The weather started closing in and storm clouds were gathering over the plateau when we left. No sooner did we exit the park and the sky opened up. We've since found out that the area has been receiving more rain in the past month than they have seen in the past year and a half. This was evident when looking at the prickly pear cactus; they were in full bloom with the most brilliant red flowers.



Do make an effort to come and see your National Parks. The Grand Canyon will certainly not disappoint you, your kids or grand kids.

For more information see this website: NORTHERN : GRAND CANYON NATIONAL PARK
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Old 08-02-2005, 07:14 AM   #74
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Awesome pictures! We've been, and just loved it. Hope you used binoculars..we couldn't believe the 3-d they provided.
Remind Colleen, we want to hear her "view" too!
Happy traveling, and see you in October (you planning on doing a commentary slide show of your travels?)!
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Old 08-02-2005, 07:22 AM   #75
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Ahhhh...I wanna go back!!! We were there in ... ummm... '93. (Things are different now, I know.) Someone I worked with told me to NOT go there without seeing the North Rim also. Takes a whole day to get there, but it is definitely worth the effort. But, there's a big difference between a small rental car and a MH!

And, Mike, you write beautifully. Even with your great pictures....it just can not compare to actually BEING there. {{{sigh}}} And at different times of the day, the colors are totally different. Takes your breath away... that's all!

Thanks for the update. I've still got the GC on my list of places to see again.

Happy travels!!

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Old 08-02-2005, 05:28 PM   #76
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<BLOCKQUOTE class="ip-ubbcode-quote"><div class="ip-ubbcode-quote-title">quote:</div><div class="ip-ubbcode-quote-content">Originally posted by Doris:
(you planning on doing a commentary slide show of your travels?)! </div></BLOCKQUOTE>I think that I'm going to be able to create a "Blog" here shortly. We're waiting for the next software upgrade.

Colleen was actually holding on to my belt so I wouldn't fall in! You know me, I got get the story for the readers.
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Old 08-02-2005, 07:08 PM   #77
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<BLOCKQUOTE class="ip-ubbcode-quote"><div class="ip-ubbcode-quote-title">quote:</div><div class="ip-ubbcode-quote-content">I got get the story for the readers. </div></BLOCKQUOTE>
Mike, please keep up the great writing, blog or no blog! I'm hoping to be making some of those great pictures myself in Sept. ED
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Old 08-02-2005, 10:33 PM   #78
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Boy oh boy we are having what the weatherman on TV is saying the worst storm in recent history??

Earlier in the evening Colleen told me to roll up the awning which I did. I appointed her to be the awning manager. When she says to roll it up, it goes up. As I reached out with the miracle tool and the awning roller landed in its storage spot I noticed Colleen coming out of the door and I told her to come out and see this. Looking toward the south the clouds must have been 10s of thousands of feet high and they looked very ominous. The base of the clouds presented a bubbling low level layer which I know means high turbulence and a great amount of energy. The cloud was at that time 10 or more miles away but building by the moment and very impressive.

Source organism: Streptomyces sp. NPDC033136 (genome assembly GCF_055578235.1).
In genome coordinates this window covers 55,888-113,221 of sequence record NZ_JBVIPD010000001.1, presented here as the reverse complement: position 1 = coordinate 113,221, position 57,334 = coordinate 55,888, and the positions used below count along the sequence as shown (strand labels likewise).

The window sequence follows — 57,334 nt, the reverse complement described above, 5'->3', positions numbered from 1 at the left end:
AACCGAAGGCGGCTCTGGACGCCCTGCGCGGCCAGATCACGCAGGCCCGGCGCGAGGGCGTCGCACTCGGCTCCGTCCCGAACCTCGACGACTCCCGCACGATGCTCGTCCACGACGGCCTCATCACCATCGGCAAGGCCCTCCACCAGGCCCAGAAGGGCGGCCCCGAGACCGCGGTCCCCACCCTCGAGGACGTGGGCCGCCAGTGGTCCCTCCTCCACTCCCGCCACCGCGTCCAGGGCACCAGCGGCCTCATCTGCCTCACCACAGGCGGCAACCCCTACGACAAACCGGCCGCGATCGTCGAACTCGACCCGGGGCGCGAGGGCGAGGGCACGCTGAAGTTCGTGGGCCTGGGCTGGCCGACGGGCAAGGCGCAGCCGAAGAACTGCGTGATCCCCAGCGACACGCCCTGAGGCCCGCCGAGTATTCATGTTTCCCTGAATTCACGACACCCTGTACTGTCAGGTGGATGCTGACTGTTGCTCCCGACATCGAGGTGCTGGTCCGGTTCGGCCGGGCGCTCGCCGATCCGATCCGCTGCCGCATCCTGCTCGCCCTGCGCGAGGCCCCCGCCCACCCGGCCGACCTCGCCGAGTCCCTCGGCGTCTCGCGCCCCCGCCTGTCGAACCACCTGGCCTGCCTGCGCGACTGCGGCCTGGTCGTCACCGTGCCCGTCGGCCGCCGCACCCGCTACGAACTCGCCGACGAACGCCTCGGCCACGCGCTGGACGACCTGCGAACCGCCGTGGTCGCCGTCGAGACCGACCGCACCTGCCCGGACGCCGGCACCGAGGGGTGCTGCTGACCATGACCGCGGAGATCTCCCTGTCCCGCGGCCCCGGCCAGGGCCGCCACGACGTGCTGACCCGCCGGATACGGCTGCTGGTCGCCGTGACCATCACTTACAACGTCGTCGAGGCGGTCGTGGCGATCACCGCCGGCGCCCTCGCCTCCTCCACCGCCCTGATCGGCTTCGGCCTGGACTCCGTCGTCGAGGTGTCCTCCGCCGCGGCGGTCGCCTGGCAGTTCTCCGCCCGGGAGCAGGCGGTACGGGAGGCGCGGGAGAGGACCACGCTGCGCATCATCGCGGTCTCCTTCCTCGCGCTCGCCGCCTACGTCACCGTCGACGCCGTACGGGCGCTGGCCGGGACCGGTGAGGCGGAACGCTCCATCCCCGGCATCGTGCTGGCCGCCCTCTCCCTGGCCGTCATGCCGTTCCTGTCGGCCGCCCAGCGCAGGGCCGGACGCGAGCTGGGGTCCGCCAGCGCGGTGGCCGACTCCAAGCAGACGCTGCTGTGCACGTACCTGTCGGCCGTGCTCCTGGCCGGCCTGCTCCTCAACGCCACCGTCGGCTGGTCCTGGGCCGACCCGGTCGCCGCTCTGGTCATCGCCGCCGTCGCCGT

I came inside for a brief moment to check something on my computer when Roxie started her barking routine to be taken outside. Well there's no arguing with a young lady so leashed up out we went. We walked across the street and began talking to the neighbor and about 5 minutes later I turned to the south and made a plain statement that what we were looking at to the south didn't look good. What I saw was a dirty brown cloud and it was coming straight at us and it was only about a mile or less from where we were.

No sooner did I say that and the wind kicked up, dust-storm! Roxy and I walked hurriedly back to our motorhome and she went inside. You should know this but a few days earlier the driver's window was smashed on our Vue by a stone we think from a passing vehicle. It struck the window with such force that it made a loud crack and the glass crumbled with some of the shards winding up down my shirt. What a sensation that was, traveling down the road at 65 mph and having a window blown out and the wind blast pushing the glass toward you as you helplessly try to figure out what the heck happened. I was concerned about Roxy in the back seat but Colleen said that there wasn't any glass near her.

I stopped after some time since I didn't immediately see a clear area to stop off the roadway. Once stopped and I opened the door, there was glass everywhere. As I stood up the shards in my shirt came out of the bottom openings of my shorts. I went into the back of the car and found a rag so I could clean off the glass on the seat. I got the seating surface and the floor clear of most of the glass I thought but there was a ton of glass under the seat. I got back in the car and started driving back to Williams with the sky threatening to open up, which it did but that's another story.

I had fashioned a large black plastic garbage bag into a cover before we left Williams on the Saturday night before we left since I didn't want to get a soaked interior. Using the black leaf bag and a roll of 2 inch clear shipping tape I made a pretty good expedient to be able to get on the road. The bag held in place all the way here to Casa Grande.

I never thought that I could survive riding around in a car in 107 degree weather with the window open but it wasn't all that bad. Yea it was hot but the air conditioning in the Vue kept the right side of me freezing and the left side of me baking. I felt like an astronaut.

So here comes up the wind and my window is open. I went to the car and tried to place the bag I had taken off back on the door and secure the plastic bag as best I could in a 25 to 30 mph wind! I went around the back of the car and got the shipping tape dispenser I had and I began taping up the bag in place. Trouble was every time I cut a piece of tape the wind would blow it around and it would stick on itself. I changed my tactic and simply cut shorter pieces of tape and taped the bag to the door panel and side view mirror. The bag is held in place mostly by the door gasket so closing the door gingerly while holding the bag in place with the wind blowing a little stronger now was challenging.